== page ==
Comment: Why Initiative 1098 lost

In the midterm election, voters in Washington state defeated Initiative 1098, which would have instituted a state income tax on people making over $200,000 a year and couples making over $400,000 a year (1.2 percent of the state's population).
The initiative lost by a 2-to-1 margin. As was the case elsewhere across the U.S., voter turnout in Washington was lower than 2008, with 70 percent of registered voters taking part, compared to 84 percent in 2008.
Washington state has the most regressive tax structure in the U.S. The poorest 20 percent pay 17 percent of their income in state taxes while the richest 1 percent pay less than 3 percent. I-1098 would have provided $2 billion a year in funding for education and health care while lowering taxes on the vast majority of people. Here, Amy Smith, Chris Mobley and Steve Leigh, activists at the University of Washington in Seattle, explain why the initiative lost.
Members of SEIU show their support for I-1098 (Neil Parekh | SEIU)
DO PEOPLE oppose the idea of taxing the rich?
NO. WHEN 1098 was first made public in the spring, a large majority supported it. It collected nearly double the signatures needed to get on the ballot.
WHAT WAS the key reason people voted "No"?
THE NO on 1098 campaign hammered two themes relentlessly: 1098 will drive jobs out of the state, and if 1098 wins, the legislature will extend the income tax to everyone. The first claim had some influence, but the key argument was the second one.
WERE THESE arguments valid?
NO. THE campaign answered the first argument with lots of facts. Forty-three states already have an income tax. States with an income tax generally have higher economic growth than those without. Even had 1098 passed, Washington state would still have a relatively regressive tax structure, so there would be no incentive for the rich to flee the state.
Probably the most important argument from the pro-1098 side was that the rich in Washington state (and the U.S. generally) were sitting on tons of cash and not using it to hire people because of the recession.
Initiative 1098 would take some of that money and use it to hire people--teachers, nurses, social workers, etc. So, rather than being a job killer, 1098 would be a job creator.
The second argument was tougher to defeat. 1098 itself had a clause that the tax rates and the people they applied to could not be changed without a new popular vote. However, the Washington state constitution allows the legislature to change any initiative after two years.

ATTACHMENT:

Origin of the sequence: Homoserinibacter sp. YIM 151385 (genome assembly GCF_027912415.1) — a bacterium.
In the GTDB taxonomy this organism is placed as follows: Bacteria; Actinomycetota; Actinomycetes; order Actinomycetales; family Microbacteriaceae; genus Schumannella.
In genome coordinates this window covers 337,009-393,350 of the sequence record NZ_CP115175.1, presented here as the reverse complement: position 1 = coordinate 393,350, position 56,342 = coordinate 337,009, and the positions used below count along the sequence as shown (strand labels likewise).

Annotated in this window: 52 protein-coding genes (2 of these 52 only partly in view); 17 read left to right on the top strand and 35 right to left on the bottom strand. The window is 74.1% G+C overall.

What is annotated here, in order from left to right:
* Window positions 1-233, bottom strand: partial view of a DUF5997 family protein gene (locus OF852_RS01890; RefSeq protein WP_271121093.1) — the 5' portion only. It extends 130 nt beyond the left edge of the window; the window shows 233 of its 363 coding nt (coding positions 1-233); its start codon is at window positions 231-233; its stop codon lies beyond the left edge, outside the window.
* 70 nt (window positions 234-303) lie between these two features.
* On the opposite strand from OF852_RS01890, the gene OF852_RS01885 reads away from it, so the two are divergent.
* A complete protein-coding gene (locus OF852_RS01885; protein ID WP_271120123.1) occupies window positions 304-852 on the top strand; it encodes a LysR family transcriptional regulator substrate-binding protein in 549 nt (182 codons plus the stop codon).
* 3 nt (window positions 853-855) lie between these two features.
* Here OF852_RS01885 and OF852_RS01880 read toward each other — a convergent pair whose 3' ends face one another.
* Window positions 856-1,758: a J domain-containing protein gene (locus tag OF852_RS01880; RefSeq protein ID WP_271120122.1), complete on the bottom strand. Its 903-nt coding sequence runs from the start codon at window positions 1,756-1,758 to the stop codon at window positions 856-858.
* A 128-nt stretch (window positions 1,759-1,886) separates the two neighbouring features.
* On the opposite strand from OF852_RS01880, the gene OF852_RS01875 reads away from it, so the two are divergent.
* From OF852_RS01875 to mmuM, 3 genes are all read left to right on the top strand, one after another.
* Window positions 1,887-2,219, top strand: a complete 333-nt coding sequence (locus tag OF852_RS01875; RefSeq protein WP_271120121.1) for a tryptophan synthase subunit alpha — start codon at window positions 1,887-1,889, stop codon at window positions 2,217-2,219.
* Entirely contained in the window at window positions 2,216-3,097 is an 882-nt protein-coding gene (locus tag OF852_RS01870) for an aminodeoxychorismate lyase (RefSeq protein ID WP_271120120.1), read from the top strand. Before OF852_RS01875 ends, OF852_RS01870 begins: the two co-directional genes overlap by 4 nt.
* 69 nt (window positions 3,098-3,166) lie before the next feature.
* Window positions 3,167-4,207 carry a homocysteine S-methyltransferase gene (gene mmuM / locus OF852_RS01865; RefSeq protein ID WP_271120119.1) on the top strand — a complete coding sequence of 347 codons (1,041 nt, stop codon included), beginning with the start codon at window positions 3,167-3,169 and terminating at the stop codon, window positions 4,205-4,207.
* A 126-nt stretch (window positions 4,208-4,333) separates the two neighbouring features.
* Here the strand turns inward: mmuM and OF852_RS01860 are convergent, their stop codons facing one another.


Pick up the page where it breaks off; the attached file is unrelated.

People feared that the legislature would use that clause to impose an income tax on everyone. The 1098 campaign explained that the legislature already has the power to impose an income tax on everyone and has never done this--and that it would be political suicide for them to do so. Finally, the campaign argued that Washington state is prone to initiatives, so any major change in 1098 would provoke a new initiative campaign anyway. All of these counter-arguments were not enough to overcome the fear of an income tax on all.
WERE PEOPLE right to fear an income tax on everyone?
NO. THE arguments put forward by the 1098 campaign were correct, and we had good reason to hope they would carry the day. However, people were right to fear the legislature in general. It has not served the interests of ordinary people.
The Democrats usually control the legislature and the governor's office. This last term, they had a particularly strong majority. They responded to the budget crisis caused by the recession by cutting programs and imposing a new regressive tax on ordinary people--the tax on candy, soda and bottled water.
The legislature has allowed the raising of the very regressive sales tax by cities and counties. In Seattle, people pay nearly 10 percent in sales tax. The legislature has also given major tax breaks to corporations and the wealthy. The overall result is that ordinary Washington residents are extremely overtaxed, while the wealthy are very, very undertaxed.
This results in a perpetual crisis of funding for needed programs. For example, Washington state ranks in the bottom 10 states in education funding per student and has some of the highest class sizes in the U.S.
Especially with the recession making it hard for people to find jobs, keep their houses, get or keep health care, etc., the reaction of many people was "I can't risk a new tax. I can barely make it now." The vote against 1098 was part of the anti-incumbent mood that swept the country November 2. In this case, distrust of the legislature, distrust of the Democrats took down 1098.
WAS THE failure of 1098 part of a conservative tide in the electorate?
NO. THE results on other initiatives were often progressive. Voters rejected privatization of workers' compensation, which would have hurt workers and provided a boondoggle for insurance companies. They rejected privatization of liquor sales, which would have cost the state millions in revenue.